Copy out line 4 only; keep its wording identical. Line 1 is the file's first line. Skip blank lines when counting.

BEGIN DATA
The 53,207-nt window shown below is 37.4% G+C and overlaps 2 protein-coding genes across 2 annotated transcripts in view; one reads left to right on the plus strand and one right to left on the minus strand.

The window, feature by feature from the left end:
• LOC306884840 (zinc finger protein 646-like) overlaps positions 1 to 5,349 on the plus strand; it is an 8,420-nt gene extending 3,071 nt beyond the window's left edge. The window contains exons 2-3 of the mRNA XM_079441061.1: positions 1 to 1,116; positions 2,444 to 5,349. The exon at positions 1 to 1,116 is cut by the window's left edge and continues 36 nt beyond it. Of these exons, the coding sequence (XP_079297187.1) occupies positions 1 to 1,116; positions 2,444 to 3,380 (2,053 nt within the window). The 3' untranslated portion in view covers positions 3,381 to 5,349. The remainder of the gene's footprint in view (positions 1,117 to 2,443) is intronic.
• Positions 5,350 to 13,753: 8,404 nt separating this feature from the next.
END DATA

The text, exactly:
• Positions 5,350 to 13,753: 8,404 nt separating this feature from the next.